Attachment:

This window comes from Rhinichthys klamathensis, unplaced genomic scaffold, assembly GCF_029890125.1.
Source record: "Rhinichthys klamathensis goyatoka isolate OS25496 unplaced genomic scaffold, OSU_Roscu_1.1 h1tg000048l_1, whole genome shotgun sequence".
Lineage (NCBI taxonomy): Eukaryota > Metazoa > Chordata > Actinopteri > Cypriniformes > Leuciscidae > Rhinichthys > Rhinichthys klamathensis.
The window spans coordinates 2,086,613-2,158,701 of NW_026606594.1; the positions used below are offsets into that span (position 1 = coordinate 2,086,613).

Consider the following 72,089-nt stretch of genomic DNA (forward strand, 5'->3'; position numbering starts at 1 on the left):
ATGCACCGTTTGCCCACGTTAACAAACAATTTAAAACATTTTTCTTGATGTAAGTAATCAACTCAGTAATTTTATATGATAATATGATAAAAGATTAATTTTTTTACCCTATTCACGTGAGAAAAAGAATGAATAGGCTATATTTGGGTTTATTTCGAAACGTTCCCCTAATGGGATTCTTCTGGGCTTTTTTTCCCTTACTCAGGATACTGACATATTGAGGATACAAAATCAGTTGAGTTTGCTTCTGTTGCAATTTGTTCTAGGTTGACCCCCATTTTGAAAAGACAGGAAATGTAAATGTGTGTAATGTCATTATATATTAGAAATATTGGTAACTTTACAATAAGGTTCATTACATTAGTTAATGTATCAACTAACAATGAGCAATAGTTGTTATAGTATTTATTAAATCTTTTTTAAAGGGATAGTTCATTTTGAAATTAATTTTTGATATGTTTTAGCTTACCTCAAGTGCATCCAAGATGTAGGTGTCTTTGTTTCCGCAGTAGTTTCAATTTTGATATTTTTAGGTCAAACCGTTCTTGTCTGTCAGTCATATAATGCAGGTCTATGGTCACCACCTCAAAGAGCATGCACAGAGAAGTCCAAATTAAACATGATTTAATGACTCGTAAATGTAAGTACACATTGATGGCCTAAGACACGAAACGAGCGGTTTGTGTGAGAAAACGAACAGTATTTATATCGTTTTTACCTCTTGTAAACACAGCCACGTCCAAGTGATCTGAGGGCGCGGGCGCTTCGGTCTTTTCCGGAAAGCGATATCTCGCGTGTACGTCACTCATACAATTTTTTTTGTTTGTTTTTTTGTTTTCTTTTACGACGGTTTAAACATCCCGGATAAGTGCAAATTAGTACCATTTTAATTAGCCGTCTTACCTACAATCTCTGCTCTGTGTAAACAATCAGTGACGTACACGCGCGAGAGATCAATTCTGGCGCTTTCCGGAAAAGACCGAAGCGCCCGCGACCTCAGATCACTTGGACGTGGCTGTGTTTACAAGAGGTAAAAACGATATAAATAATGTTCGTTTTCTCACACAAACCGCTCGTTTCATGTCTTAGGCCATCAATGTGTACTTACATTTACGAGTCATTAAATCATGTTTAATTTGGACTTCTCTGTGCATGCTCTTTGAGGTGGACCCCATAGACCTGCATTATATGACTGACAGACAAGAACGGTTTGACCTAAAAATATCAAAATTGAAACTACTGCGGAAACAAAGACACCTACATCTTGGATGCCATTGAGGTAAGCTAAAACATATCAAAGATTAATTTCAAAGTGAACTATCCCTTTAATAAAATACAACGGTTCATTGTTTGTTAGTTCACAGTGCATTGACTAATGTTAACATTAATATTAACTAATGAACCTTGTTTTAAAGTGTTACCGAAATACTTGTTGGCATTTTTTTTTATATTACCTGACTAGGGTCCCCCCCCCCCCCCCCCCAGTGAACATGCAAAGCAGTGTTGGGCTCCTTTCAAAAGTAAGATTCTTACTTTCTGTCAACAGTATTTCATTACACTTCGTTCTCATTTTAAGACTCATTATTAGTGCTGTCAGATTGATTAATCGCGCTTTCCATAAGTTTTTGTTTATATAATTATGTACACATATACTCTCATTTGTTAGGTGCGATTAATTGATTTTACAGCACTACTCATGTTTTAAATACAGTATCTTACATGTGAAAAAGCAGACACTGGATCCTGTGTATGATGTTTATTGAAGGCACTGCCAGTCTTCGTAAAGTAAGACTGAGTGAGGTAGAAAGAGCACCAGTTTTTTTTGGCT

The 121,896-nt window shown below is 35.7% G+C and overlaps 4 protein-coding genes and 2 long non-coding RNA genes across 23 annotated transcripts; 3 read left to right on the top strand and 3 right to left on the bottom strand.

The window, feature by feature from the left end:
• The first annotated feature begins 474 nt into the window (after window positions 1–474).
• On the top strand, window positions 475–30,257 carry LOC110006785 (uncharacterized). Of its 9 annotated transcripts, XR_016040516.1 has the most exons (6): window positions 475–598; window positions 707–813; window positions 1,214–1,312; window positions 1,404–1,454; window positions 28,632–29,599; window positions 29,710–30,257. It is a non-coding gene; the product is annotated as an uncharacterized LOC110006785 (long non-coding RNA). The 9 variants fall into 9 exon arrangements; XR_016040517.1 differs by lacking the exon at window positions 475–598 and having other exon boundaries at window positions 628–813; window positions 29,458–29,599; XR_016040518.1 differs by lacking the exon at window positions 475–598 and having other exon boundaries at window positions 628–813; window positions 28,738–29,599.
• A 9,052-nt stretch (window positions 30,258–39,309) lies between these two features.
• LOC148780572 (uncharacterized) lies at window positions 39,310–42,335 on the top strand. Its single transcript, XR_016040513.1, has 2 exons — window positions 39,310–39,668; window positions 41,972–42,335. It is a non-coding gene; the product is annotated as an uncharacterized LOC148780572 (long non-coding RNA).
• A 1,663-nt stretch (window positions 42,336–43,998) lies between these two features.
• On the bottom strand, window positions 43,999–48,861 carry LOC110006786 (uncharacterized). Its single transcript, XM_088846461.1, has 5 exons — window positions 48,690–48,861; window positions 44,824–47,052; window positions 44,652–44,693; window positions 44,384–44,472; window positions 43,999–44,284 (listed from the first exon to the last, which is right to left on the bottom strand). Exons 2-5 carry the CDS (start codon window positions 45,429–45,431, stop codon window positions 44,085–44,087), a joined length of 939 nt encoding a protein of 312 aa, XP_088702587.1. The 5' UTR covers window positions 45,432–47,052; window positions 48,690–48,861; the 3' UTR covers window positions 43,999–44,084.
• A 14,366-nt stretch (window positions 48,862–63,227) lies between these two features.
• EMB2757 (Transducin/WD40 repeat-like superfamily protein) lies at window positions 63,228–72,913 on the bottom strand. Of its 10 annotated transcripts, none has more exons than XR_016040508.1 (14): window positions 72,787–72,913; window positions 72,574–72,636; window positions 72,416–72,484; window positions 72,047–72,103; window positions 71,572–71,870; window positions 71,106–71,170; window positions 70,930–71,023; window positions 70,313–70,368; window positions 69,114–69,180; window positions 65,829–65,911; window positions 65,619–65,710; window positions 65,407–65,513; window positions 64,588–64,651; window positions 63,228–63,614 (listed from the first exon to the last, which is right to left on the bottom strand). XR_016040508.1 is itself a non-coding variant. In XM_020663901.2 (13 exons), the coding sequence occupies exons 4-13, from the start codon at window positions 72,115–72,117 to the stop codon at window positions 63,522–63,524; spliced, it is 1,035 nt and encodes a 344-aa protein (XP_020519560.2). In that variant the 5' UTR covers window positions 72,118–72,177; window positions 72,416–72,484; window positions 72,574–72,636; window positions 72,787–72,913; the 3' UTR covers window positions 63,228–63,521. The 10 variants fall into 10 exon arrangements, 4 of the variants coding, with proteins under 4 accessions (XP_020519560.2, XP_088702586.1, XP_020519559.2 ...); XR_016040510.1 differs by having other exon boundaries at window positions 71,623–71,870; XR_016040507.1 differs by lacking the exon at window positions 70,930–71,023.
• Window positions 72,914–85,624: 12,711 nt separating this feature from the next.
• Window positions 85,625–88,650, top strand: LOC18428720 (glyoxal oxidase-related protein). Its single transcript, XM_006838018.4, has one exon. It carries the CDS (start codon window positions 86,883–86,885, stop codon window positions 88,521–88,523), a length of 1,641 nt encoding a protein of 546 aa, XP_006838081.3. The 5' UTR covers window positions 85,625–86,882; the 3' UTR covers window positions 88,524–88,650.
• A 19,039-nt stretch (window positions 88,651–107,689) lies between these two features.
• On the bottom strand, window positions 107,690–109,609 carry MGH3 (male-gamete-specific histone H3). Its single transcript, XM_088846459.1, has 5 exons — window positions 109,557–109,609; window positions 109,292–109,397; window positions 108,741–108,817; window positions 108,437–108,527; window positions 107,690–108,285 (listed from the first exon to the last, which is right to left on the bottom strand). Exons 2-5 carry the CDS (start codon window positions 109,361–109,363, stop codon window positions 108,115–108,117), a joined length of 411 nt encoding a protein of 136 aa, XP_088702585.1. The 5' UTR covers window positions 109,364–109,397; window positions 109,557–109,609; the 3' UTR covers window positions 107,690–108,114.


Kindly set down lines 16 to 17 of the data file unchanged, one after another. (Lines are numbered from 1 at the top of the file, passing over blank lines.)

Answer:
• EMB2757 (Transducin/WD40 repeat-like superfamily protein) lies at window positions 63,228–72,913 on the bottom strand. Of its 10 annotated transcripts, none has more exons than XR_016040508.1 (14): window positions 72,787–72,913; window positions 72,574–72,636; window positions 72,416–72,484; window positions 72,047–72,103; window positions 71,572–71,870; window positions 71,106–71,170; window positions 70,930–71,023; window positions 70,313–70,368; window positions 69,114–69,180; window positions 65,829–65,911; window positions 65,619–65,710; window positions 65,407–65,513; window positions 64,588–64,651; window positions 63,228–63,614 (listed from the first exon to the last, which is right to left on the bottom strand). XR_016040508.1 is itself a non-coding variant. In XM_020663901.2 (13 exons), the coding sequence occupies exons 4-13, from the start codon at window positions 72,115–72,117 to the stop codon at window positions 63,522–63,524; spliced, it is 1,035 nt and encodes a 344-aa protein (XP_020519560.2). In that variant the 5' UTR covers window positions 72,118–72,177; window positions 72,416–72,484; window positions 72,574–72,636; window positions 72,787–72,913; the 3' UTR covers window positions 63,228–63,521. The 10 variants fall into 10 exon arrangements, 4 of the variants coding, with proteins under 4 accessions (XP_020519560.2, XP_088702586.1, XP_020519559.2 ...); XR_016040510.1 differs by having other exon boundaries at window positions 71,623–71,870; XR_016040507.1 differs by lacking the exon at window positions 70,930–71,023.
• Window positions 72,914–85,624: 12,711 nt separating this feature from the next.